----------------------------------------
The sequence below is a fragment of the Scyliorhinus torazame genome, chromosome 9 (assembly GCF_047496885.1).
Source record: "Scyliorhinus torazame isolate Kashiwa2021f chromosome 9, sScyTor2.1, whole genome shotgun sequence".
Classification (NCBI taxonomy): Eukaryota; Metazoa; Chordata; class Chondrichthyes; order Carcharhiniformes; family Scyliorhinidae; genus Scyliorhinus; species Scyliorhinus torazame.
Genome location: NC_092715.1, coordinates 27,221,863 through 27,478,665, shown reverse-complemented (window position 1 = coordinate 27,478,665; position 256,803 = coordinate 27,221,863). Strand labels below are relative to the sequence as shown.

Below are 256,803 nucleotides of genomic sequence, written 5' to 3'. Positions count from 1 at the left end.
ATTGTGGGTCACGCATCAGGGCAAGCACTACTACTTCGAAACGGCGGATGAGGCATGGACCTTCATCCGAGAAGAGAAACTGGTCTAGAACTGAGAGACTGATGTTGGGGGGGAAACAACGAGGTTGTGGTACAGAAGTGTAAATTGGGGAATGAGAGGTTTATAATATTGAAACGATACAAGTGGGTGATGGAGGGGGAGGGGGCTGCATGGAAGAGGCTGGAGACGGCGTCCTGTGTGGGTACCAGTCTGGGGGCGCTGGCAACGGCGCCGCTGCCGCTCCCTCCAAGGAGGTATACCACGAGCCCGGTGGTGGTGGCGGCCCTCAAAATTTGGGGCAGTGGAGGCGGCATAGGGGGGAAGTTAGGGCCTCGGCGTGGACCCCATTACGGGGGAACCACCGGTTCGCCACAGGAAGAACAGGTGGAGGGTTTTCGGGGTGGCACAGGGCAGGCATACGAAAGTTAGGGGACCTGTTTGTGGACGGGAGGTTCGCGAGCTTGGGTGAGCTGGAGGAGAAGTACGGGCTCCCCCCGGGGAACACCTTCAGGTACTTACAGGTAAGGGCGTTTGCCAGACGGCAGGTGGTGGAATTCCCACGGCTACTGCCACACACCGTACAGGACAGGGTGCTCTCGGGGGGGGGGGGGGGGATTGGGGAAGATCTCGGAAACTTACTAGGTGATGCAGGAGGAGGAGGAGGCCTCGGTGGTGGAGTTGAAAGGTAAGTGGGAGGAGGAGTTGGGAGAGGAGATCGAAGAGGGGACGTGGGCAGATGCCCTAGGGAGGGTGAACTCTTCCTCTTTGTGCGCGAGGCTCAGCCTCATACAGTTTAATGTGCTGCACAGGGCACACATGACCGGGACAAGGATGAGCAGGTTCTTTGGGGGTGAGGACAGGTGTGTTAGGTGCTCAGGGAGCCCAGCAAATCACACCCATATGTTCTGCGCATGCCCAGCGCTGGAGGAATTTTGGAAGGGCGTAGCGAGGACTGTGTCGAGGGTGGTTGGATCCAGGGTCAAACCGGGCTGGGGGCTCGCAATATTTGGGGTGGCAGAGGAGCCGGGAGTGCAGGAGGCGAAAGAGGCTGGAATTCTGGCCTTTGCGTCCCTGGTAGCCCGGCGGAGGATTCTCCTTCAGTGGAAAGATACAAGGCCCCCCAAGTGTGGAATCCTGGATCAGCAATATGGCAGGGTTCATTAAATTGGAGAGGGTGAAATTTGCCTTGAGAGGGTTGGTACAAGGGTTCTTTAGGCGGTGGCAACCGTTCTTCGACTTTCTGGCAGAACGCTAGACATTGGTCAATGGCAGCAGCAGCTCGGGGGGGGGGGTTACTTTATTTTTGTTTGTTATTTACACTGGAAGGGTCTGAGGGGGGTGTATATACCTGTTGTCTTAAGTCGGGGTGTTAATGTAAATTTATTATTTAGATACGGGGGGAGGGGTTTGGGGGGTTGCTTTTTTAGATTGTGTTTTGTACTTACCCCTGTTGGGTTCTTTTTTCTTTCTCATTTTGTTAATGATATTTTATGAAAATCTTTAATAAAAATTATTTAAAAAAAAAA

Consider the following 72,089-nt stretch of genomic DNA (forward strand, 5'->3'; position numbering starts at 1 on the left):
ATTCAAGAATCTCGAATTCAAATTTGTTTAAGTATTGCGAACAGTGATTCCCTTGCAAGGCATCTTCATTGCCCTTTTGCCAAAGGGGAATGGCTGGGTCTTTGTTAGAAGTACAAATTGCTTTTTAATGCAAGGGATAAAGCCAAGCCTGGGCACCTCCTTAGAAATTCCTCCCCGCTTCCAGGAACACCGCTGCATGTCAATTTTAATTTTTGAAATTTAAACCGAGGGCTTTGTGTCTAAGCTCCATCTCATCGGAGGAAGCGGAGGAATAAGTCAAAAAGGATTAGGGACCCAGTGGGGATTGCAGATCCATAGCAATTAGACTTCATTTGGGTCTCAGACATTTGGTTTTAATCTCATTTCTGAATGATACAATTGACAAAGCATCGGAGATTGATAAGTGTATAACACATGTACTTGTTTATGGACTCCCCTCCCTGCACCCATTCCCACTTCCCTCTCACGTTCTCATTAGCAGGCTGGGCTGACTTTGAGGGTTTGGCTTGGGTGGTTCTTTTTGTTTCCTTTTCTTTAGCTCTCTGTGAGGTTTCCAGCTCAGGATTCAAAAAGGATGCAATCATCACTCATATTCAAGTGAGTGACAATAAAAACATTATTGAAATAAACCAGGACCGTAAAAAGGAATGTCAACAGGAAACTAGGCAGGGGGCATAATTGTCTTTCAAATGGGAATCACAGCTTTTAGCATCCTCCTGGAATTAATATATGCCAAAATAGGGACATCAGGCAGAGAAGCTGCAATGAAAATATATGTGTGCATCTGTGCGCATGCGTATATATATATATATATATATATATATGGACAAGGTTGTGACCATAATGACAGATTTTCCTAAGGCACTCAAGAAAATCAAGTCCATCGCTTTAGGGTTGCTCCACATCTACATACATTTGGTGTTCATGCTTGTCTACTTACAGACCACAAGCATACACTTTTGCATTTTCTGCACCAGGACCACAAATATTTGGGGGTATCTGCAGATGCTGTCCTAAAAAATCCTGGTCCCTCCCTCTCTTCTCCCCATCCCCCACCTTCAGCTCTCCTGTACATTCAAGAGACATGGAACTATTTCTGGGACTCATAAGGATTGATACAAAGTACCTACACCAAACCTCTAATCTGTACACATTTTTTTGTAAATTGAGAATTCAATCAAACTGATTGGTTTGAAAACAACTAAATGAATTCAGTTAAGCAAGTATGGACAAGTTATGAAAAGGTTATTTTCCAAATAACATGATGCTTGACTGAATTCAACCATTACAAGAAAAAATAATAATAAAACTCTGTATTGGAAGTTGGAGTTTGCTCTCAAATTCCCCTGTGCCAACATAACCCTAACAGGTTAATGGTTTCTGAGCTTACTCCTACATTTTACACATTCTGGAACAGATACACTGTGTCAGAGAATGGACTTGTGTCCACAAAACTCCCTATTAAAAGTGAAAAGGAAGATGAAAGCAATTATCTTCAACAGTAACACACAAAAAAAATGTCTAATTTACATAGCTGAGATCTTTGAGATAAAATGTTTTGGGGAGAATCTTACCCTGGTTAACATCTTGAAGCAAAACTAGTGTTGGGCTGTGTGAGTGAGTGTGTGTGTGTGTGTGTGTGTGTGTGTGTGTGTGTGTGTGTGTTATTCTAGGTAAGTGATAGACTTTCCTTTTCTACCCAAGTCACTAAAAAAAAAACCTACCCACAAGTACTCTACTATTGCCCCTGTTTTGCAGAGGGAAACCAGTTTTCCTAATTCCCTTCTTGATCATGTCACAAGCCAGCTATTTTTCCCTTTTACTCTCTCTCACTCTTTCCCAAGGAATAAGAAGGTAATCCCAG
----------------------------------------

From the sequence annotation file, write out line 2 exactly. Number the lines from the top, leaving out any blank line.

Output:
Source record: "Scyliorhinus torazame isolate Kashiwa2021f chromosome 9, sScyTor2.1, whole genome shotgun sequence".